VC: CE :: CE: PR First. Let PQ be a nascent arc common to the hyperbola and circle of curvature, draw Qv parallel to the tangent PT, join










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CF, and draw the chords PQ, QL, LM, MR. Then the triangles QPv, QPL having the angle QPv common, and (29. 1.) PQv= TPQ=(32.3.) QLP, are equiangular, ::: (4.6.) Pv: PQ :: PQ: PL,

::: (17.6.) Pv.PL =PQ?; but since the arc PQ is indefinitely small, Qu and PQ will be indefinitely near a coincidence, and therefore may be considered as equal, :: Po.PL= PQ:= Qu', also for the same reason vC= PC.

But (Art. 141.) Pv.vG:(Qv?=) Pv.PL :: PC: : CE, (15.5.) (VG=) 2 PC: PL :: PC : PL:: PC? : CE?, ::: (cor. 2, 20. 6.) PC: CE:: CE

L : ;PL.

Secondly. The triangles PCH, PML having the vertical angles at P equal (15. 1.) and likewise the angles at H and L right angles (31. 3. and construction), are equiangular, and PH: PC :: PL:PM:: 1 PL : į PM; but by the former case PC : CE :: CE: PL, ::: ex æquo PH : CE :: CE: PM.

Thirdly. The triangles PKH, PMR are similar (15. I, 31.3. and construction) :: PK : PH :: PM : PR (4. 6.) :: PM : PR (15.5.). But, as in the preceding case PH : CE :: CE :

PM, : ex æquo (PK=by Art. 109.) VC: CE :: CE:+PR. Q. E. D. Cor. Hence, because 2VC: 2CE:: 2CE : PR by the above,

and 2VC: 2CE :: 2CE: the parameter (Art. 142.) :: the chord of curvature PR, passing through the focus, is equal to the parameter.

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146. If a cone ABD be cut by a plane PVp which meets the opposite cone Abd in any point U except the vertex, the section PVp will be an hyperbola.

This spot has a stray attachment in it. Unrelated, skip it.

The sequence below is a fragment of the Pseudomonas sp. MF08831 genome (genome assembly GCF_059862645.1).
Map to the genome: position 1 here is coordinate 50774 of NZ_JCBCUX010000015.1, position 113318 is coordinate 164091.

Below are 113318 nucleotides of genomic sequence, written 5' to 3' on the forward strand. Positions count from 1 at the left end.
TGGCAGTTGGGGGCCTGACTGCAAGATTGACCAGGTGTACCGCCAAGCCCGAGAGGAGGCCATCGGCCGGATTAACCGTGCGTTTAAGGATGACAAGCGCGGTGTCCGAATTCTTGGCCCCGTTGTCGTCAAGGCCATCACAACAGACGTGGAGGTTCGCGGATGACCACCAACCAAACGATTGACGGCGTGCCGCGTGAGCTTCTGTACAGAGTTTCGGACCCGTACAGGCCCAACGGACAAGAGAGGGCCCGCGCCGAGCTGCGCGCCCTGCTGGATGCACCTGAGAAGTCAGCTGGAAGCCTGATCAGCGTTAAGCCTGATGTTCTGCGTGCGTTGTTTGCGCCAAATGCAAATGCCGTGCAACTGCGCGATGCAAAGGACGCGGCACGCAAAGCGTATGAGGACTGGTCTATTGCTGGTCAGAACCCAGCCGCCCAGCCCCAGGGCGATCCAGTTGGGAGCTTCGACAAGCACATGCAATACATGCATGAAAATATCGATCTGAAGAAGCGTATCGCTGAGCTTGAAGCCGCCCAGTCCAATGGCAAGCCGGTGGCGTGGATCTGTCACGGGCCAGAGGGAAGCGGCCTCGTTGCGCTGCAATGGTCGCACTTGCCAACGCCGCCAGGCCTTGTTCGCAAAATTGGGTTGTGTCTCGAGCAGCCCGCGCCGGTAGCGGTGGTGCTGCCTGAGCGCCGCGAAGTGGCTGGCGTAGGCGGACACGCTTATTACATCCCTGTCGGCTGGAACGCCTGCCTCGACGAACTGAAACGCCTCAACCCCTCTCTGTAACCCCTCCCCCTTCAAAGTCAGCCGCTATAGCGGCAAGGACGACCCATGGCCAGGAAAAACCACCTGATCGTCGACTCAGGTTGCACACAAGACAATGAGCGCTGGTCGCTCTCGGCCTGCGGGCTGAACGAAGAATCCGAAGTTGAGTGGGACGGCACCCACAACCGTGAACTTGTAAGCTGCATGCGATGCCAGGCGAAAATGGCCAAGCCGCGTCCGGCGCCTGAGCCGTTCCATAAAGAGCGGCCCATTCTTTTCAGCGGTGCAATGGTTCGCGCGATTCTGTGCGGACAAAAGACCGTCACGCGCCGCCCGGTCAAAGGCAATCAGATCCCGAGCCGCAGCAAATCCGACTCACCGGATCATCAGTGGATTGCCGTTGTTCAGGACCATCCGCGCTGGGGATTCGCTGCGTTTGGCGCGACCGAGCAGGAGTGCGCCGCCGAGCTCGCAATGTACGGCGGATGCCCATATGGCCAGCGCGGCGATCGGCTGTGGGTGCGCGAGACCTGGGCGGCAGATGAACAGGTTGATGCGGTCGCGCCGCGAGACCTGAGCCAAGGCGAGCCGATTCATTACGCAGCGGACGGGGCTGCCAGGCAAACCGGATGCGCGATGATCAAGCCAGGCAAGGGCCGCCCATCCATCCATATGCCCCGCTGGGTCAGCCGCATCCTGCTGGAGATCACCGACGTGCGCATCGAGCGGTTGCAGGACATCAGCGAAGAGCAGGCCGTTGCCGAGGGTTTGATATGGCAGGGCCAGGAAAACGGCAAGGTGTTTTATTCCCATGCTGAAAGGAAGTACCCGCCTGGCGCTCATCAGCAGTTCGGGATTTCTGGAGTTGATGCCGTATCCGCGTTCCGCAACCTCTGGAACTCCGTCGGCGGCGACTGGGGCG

Let dHbKA be the opposite cone, let BD

d be perpendicular to pP; bisect UV in C, draw VL, CF, US, and bd parallel to the diameter BD of the base, then will the section passing through VL, CF, US, and bd parallel to the base be circles (13. 12.) and HK, Pp the intersections of the cutting e plane with the planes of the circles HbKd, pBPD will be parallel (16. 11.). Draw CT a tangent to the circle TFs, then (36.3.) BN.ND=PN2 and bn.nd=Kna, also sC.CF=CT_. Now the triangles VNB, sCV are similar, as are UND, UCF, :;(4. 6.) VN:NB :: VC: Cs and UN: ND :: UC : CF, :: (compounding these analogies) VN.UN: BN.ND :: VC.UC: Cs.CF; that is, VN.NU : PN? :: VCR : CT2.: (Art. 116.) the figure PVp is an hyperbola, C the centre, CV the semi-major axis, and CT the semi-minor axis. Q. E. D.

Cor. Hence the section HUK will be the opposite hyperbola to PVp and similar to it; for Vn: nd :: VC : Cs and Un : nb :: UC : CF, (compoundiny) Vn.nU: dn.nb :: UC.VC: Cs.CF, or (as above) Vn.nU : nK? :: VC2: CT2.


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The foregoing are the principal and most useful properties of the Conic Sections ; a branch of knowledge, which is absolutely necessary to prepare the Student for the Physico Mathematical Sciences; many more properties of these celebrated curves might have been added, if our prescribed limits had permitted; but it would require a large volume, to treat the subject in that comprehensive and circumstantial manner, which its importance demands; we must therefore refer the reader, for a

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more ample detail, to the writings of Apollonius, De l'Hôpital, Hamilton, Emerson, &c. observing in conclusion, that what is here given will, as far as relates to this subject. be fully sufficient to enable him to understand Sir Isaac Newton's Principia, or any other work usually read by Students, on Mathematical Philosophy and Astronomy.


Printed by Bartlett and Newman, Oxford.